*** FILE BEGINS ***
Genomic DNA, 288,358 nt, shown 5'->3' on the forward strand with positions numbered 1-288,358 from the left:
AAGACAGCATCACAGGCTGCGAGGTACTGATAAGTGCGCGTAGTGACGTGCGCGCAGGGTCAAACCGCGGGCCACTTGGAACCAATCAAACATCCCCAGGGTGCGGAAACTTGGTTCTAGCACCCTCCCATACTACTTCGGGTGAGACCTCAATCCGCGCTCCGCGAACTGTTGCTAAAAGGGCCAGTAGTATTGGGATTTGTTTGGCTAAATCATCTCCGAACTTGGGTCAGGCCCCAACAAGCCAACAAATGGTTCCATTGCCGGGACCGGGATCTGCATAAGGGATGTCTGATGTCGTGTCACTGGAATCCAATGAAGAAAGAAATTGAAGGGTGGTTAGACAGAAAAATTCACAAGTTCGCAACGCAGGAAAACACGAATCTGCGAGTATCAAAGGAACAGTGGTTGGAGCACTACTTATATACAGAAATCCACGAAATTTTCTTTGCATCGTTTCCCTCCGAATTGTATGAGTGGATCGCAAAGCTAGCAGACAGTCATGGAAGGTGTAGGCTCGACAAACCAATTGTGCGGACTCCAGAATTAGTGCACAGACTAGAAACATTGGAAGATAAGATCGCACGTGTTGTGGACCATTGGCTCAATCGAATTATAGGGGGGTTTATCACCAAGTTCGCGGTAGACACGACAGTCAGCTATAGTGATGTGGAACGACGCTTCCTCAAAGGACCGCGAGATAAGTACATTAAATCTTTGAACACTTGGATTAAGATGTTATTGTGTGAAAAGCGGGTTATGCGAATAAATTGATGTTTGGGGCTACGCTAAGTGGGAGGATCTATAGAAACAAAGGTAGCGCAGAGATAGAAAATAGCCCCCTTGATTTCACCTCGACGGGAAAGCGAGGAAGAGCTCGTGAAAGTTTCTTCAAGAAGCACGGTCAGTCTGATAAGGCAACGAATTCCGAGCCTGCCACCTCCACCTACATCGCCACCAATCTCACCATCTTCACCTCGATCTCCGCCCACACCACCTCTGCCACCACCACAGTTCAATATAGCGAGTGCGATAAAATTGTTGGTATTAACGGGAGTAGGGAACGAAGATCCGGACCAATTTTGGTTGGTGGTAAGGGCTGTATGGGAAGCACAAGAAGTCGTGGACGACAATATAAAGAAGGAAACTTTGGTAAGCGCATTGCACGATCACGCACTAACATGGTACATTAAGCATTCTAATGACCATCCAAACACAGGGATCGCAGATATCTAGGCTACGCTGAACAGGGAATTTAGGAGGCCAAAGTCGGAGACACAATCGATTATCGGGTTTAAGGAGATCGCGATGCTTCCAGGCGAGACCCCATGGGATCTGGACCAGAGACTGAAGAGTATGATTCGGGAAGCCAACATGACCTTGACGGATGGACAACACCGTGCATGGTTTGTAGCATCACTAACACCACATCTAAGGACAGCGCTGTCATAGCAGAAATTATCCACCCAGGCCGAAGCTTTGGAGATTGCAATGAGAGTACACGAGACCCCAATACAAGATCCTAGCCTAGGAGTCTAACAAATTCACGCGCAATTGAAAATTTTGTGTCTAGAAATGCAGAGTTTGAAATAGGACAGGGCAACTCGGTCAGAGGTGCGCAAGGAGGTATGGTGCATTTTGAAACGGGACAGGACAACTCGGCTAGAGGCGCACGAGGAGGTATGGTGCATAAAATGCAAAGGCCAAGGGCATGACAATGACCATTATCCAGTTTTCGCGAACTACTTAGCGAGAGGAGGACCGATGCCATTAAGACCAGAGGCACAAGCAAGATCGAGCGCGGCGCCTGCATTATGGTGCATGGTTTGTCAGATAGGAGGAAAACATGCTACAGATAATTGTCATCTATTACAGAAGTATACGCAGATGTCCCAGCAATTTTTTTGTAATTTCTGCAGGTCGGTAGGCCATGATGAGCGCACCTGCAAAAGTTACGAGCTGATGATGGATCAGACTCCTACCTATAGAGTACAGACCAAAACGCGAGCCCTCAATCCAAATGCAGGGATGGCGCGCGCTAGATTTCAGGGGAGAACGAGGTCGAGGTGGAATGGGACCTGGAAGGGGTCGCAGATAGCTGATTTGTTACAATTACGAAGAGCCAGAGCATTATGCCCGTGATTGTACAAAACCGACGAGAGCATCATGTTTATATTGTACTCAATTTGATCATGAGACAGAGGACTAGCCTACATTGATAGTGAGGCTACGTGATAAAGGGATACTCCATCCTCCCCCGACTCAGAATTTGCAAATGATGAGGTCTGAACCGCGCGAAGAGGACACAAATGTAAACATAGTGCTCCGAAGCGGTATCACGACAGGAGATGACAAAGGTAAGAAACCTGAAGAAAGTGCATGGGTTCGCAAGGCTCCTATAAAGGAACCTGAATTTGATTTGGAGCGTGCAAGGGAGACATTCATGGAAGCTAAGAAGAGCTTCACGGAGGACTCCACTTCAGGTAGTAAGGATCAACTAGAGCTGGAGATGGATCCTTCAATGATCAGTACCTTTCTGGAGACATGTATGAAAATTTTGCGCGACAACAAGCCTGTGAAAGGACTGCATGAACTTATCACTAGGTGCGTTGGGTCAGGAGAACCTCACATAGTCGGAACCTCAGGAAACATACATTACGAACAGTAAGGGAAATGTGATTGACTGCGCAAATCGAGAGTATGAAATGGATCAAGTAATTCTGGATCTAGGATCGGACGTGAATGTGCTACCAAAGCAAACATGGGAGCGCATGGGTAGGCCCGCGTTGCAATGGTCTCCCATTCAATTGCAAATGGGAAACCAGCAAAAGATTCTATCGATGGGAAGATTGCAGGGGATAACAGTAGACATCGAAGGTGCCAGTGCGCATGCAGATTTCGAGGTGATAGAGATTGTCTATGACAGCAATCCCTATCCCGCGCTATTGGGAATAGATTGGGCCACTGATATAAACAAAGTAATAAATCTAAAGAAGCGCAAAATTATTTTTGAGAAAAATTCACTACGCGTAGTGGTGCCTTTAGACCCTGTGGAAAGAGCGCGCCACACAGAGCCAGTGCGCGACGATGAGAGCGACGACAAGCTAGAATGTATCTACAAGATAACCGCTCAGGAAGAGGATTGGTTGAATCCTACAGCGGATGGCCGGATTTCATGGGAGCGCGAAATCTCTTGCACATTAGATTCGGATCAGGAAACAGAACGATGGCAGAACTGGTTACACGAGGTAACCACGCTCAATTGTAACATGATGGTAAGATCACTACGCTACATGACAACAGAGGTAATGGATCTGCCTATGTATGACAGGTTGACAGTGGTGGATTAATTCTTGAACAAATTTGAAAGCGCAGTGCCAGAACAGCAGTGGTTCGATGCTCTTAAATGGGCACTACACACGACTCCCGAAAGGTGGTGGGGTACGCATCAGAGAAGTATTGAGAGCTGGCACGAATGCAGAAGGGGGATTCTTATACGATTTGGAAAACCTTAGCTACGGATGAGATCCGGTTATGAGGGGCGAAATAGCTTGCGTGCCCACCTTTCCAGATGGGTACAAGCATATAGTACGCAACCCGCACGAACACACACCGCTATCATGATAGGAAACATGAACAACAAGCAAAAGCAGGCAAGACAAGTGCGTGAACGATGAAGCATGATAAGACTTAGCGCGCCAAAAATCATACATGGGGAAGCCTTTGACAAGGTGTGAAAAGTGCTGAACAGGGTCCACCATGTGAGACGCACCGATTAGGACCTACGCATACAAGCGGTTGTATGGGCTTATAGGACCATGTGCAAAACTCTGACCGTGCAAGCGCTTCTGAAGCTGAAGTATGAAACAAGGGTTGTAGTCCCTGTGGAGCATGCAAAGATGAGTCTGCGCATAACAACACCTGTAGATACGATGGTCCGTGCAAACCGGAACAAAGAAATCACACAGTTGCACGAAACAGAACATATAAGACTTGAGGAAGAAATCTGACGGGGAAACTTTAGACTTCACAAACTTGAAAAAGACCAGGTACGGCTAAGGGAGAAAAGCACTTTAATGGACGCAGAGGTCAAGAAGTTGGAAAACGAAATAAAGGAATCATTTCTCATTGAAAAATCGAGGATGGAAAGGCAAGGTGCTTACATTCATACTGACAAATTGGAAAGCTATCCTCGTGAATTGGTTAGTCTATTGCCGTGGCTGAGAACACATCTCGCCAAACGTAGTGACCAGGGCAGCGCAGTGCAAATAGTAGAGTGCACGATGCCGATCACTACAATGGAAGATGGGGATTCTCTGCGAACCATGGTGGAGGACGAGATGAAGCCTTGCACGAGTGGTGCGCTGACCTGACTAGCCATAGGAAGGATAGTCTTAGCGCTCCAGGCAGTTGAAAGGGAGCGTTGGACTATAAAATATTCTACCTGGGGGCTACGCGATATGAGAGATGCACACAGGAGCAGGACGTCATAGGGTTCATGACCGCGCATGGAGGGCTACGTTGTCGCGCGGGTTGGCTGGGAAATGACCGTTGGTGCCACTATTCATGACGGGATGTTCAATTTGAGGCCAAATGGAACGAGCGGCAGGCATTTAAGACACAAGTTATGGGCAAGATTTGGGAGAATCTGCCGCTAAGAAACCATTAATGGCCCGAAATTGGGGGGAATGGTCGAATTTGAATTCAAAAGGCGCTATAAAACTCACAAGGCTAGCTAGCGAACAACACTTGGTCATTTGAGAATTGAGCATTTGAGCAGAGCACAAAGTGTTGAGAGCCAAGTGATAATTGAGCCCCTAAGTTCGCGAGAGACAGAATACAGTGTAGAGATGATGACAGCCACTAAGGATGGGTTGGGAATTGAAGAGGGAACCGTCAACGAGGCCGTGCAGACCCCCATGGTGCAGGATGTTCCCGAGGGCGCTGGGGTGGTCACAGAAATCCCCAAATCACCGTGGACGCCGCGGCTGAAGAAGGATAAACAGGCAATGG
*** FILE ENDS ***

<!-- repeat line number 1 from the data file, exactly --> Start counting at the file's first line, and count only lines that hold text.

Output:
Genomic DNA, 288,358 nt, shown 5'->3' on the forward strand with positions numbered 1-288,358 from the left: